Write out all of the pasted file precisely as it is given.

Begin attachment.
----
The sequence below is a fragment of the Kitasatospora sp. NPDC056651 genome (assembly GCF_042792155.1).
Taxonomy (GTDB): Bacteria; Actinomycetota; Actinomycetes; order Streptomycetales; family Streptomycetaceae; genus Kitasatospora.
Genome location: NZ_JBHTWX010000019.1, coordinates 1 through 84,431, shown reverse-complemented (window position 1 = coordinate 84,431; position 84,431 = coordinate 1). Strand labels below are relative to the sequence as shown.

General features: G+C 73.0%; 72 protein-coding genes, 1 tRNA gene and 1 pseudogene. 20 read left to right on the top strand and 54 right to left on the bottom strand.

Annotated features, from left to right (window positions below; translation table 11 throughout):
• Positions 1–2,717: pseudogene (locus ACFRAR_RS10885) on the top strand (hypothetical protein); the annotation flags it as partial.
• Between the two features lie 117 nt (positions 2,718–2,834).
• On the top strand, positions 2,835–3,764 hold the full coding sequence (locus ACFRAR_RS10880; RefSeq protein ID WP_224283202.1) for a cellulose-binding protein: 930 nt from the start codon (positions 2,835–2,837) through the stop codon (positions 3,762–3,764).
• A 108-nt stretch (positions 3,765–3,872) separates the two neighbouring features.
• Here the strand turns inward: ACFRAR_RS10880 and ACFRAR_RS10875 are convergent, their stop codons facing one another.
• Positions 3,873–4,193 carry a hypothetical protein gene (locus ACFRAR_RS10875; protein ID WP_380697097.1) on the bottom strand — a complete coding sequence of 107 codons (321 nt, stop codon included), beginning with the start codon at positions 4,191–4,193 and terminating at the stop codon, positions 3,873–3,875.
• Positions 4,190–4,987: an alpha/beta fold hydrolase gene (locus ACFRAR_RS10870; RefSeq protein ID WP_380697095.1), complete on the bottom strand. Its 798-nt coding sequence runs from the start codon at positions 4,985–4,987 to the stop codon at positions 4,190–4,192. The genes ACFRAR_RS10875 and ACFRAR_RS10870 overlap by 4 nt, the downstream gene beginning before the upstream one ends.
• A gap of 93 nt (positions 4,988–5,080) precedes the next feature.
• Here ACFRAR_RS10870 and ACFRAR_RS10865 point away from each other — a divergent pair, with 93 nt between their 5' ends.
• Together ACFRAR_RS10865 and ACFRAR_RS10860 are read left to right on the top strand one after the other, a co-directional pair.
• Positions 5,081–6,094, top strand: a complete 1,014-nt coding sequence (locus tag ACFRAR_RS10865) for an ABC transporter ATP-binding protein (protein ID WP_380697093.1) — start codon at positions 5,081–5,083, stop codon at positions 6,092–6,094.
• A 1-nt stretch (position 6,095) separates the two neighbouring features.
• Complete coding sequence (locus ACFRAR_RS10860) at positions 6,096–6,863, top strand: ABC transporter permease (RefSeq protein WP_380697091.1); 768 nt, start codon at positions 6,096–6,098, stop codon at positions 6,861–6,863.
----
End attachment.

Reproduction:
The sequence below is a fragment of the Kitasatospora sp. NPDC056651 genome (assembly GCF_042792155.1).
Taxonomy (GTDB): Bacteria; Actinomycetota; Actinomycetes; order Streptomycetales; family Streptomycetaceae; genus Kitasatospora.
Genome location: NZ_JBHTWX010000019.1, coordinates 1 through 84,431, shown reverse-complemented (window position 1 = coordinate 84,431; position 84,431 = coordinate 1). Strand labels below are relative to the sequence as shown.

General features: G+C 73.0%; 72 protein-coding genes, 1 tRNA gene and 1 pseudogene. 20 read left to right on the top strand and 54 right to left on the bottom strand.

Annotated features, from left to right (window positions below; translation table 11 throughout):
• Positions 1–2,717: pseudogene (locus ACFRAR_RS10885) on the top strand (hypothetical protein); the annotation flags it as partial.
• Between the two features lie 117 nt (positions 2,718–2,834).
• On the top strand, positions 2,835–3,764 hold the full coding sequence (locus ACFRAR_RS10880; RefSeq protein ID WP_224283202.1) for a cellulose-binding protein: 930 nt from the start codon (positions 2,835–2,837) through the stop codon (positions 3,762–3,764).
• A 108-nt stretch (positions 3,765–3,872) separates the two neighbouring features.
• Here the strand turns inward: ACFRAR_RS10880 and ACFRAR_RS10875 are convergent, their stop codons facing one another.
• Positions 3,873–4,193 carry a hypothetical protein gene (locus ACFRAR_RS10875; protein ID WP_380697097.1) on the bottom strand — a complete coding sequence of 107 codons (321 nt, stop codon included), beginning with the start codon at positions 4,191–4,193 and terminating at the stop codon, positions 3,873–3,875.
• Positions 4,190–4,987: an alpha/beta fold hydrolase gene (locus ACFRAR_RS10870; RefSeq protein ID WP_380697095.1), complete on the bottom strand. Its 798-nt coding sequence runs from the start codon at positions 4,985–4,987 to the stop codon at positions 4,190–4,192. The genes ACFRAR_RS10875 and ACFRAR_RS10870 overlap by 4 nt, the downstream gene beginning before the upstream one ends.
• A gap of 93 nt (positions 4,988–5,080) precedes the next feature.
• Here ACFRAR_RS10870 and ACFRAR_RS10865 point away from each other — a divergent pair, with 93 nt between their 5' ends.
• Together ACFRAR_RS10865 and ACFRAR_RS10860 are read left to right on the top strand one after the other, a co-directional pair.
• Positions 5,081–6,094, top strand: a complete 1,014-nt coding sequence (locus tag ACFRAR_RS10865) for an ABC transporter ATP-binding protein (protein ID WP_380697093.1) — start codon at positions 5,081–5,083, stop codon at positions 6,092–6,094.
• A 1-nt stretch (position 6,095) separates the two neighbouring features.
• Complete coding sequence (locus ACFRAR_RS10860) at positions 6,096–6,863, top strand: ABC transporter permease (RefSeq protein WP_380697091.1); 768 nt, start codon at positions 6,096–6,098, stop codon at positions 6,861–6,863.